The White House this week assured anxious Hispanic lawmakers on Capitol Hill that President Obama will use executive action before the holiday season closes to reform U.S. immigration law, after breaking his pledge to make changes by the end of summer.

The message was delivered in a meeting Thursday with White House Chief of Staff Denis McDonough and other administration officials, including domestic policy adviser Cecilia Munoz, a key player for Obama on the issue, according to Politico.

The president faced sharp criticism, including accusations of caving to election-year politics, from Hispanic lawmakers, immigration-reform advocates and others in his Democratic base when the White House revealed last weekend that he would delay action until after the Nov. 4 elections.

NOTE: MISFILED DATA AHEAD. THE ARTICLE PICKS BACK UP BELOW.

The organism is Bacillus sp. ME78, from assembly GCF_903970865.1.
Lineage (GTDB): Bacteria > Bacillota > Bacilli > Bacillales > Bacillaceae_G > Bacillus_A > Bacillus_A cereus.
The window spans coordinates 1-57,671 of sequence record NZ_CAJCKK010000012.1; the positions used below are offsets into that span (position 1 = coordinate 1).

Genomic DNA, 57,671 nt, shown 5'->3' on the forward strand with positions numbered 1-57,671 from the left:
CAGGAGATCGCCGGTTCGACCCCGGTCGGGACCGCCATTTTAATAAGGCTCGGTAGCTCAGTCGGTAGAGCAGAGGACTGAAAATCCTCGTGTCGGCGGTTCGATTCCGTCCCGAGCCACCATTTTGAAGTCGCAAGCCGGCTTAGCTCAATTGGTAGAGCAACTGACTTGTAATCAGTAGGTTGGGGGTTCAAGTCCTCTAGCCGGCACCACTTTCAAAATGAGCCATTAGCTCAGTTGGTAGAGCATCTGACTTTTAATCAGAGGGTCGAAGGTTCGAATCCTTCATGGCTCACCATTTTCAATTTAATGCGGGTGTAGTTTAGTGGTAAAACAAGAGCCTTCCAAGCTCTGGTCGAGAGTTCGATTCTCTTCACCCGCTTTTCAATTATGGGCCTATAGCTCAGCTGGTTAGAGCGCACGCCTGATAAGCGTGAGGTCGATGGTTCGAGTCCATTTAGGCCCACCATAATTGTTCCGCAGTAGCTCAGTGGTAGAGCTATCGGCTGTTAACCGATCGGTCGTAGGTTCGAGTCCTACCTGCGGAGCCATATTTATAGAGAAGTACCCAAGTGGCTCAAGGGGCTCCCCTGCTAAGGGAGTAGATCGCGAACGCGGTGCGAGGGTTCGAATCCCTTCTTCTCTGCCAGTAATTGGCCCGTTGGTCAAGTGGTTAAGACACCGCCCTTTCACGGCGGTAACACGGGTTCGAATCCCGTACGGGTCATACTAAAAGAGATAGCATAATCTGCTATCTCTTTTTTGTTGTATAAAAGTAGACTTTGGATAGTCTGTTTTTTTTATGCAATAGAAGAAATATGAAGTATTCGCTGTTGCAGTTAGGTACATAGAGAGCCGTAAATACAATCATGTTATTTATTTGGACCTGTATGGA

In 2012, Obama used executive action to delay deportation for many young immigrants brought to the United States illegally by their parents. He is expected to widen that effort to include millions more.

Roughly 11 million people are now living in the U.S. illegally.

This week’s meeting was apparently intended to restore the Congressional Hispanic Caucus’s faith in the White House, considering in part that a reform plan appears stuck in the GOP-led House.

Rep. Raul Grijalva, D-Ariz., said he needs “constant reassurance” that the president will soon act.

“I don’t want to go down this path come November and then for some other reason, find that the immigrant community and the Latino community get thrown in the heap again,” he told Politico.

Multiple people familiar with the meeting told Politico that McDonough did not go into specifics about the executive action but made clear Obama will go as far as he can under existing law.

McDonough also declined to get into specifics.

Rep. Luis Gutierrez, D-Ill., said the caucus will meet early next week to determine a formal response to the White House over delaying deportation relief.